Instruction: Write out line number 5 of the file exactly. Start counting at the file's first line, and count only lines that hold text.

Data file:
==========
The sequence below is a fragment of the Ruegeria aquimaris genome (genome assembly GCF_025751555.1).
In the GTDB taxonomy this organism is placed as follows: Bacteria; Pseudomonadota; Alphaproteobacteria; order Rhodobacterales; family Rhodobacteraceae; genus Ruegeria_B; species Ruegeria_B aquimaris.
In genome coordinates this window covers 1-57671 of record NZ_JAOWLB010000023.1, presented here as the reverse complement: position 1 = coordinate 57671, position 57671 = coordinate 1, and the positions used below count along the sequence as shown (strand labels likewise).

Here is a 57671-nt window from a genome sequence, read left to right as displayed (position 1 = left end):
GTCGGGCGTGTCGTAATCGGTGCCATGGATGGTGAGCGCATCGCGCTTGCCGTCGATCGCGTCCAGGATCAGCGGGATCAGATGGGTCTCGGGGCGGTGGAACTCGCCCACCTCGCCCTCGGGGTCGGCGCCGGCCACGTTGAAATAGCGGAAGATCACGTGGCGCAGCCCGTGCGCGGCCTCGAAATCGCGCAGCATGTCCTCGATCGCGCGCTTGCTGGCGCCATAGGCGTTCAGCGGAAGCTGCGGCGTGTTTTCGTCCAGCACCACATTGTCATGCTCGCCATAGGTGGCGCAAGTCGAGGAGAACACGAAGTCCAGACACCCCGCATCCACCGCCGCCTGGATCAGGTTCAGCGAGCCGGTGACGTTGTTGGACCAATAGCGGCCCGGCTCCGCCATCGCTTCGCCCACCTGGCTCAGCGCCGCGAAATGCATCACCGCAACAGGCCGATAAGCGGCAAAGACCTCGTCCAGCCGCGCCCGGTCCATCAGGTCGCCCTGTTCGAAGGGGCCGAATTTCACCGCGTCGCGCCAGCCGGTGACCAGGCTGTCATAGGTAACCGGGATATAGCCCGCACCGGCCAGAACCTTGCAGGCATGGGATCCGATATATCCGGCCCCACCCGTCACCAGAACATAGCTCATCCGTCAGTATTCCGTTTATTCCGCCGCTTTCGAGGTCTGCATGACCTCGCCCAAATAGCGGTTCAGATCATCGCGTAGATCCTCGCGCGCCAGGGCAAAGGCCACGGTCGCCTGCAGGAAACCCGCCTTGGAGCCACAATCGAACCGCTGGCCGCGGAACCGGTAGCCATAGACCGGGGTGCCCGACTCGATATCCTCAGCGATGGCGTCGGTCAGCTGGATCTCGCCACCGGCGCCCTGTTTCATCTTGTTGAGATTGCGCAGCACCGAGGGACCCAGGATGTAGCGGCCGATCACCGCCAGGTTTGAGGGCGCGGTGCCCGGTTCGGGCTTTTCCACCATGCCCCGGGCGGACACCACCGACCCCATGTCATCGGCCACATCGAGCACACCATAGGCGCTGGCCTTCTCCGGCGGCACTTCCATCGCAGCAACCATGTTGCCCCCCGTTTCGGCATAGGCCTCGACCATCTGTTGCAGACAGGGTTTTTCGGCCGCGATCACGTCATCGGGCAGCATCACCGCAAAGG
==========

GTCGGGCGTGTCGTAATCGGTGCCATGGATGGTGAGCGCATCGCGCTTGCCGTCGATCGCGTCCAGGATCAGCGGGATCAGATGGGTCTCGGGGCGGTGGAACTCGCCCACCTCGCCCTCGGGGTCGGCGCCGGCCACGTTGAAATAGCGGAAGATCACGTGGCGCAGCCCGTGCGCGGCCTCGAAATCGCGCAGCATGTCCTCGATCGCGCGCTTGCTGGCGCCATAGGCGTTCAGCGGAAGCTGCGGCGTGTTTTCGTCCAGCACCACATTGTCATGCTCGCCATAGGTGGCGCAAGTCGAGGAGAACACGAAGTCCAGACACCCCGCATCCACCGCCGCCTGGATCAGGTTCAGCGAGCCGGTGACGTTGTTGGACCAATAGCGGCCCGGCTCCGCCATCGCTTCGCCCACCTGGCTCAGCGCCGCGAAATGCATCACCGCAACAGGCCGATAAGCGGCAAAGACCTCGTCCAGCCGCGCCCGGTCCATCAGGTCGCCCTGTTCGAAGGGGCCGAATTTCACCGCGTCGCGCCAGCCGGTGACCAGGCTGTCATAGGTAACCGGGATATAGCCCGCACCGGCCAGAACCTTGCAGGCATGGGATCCGATATATCCGGCCCCACCCGTCACCAGAACATAGCTCATCCGTCAGTATTCCGTTTATTCCGCCGCTTTCGAGGTCTGCATGACCTCGCCCAAATAGCGGTTCAGATCATCGCGTAGATCCTCGCGCGCCAGGGCAAAGGCCACGGTCGCCTGCAGGAAACCCGCCTTGGAGCCACAATCGAACCGCTGGCCGCGGAACCGGTAGCCATAGACCGGGGTGCCCGACTCGATATCCTCAGCGATGGCGTCGGTCAGCTGGATCTCGCCACCGGCGCCCTGTTTCATCTTGTTGAGATTGCGCAGCACCGAGGGACCCAGGATGTAGCGGCCGATCACCGCCAGGTTTGAGGGCGCGGTGCCCGGTTCGGGCTTTTCCACCATGCCCCGGGCGGACACCACCGACCCCATGTCATCGGCCACATCGAGCACACCATAGGCGCTGGCCTTCTCCGGCGGCACTTCCATCGCAGCAACCATGTTGCCCCCCGTTTCGGCATAGGCCTCGACCATCTGTTGCAGACAGGGTTTTTCGGCCGCGATCACGTCATCGGGCAGCATCACCGCAAAGG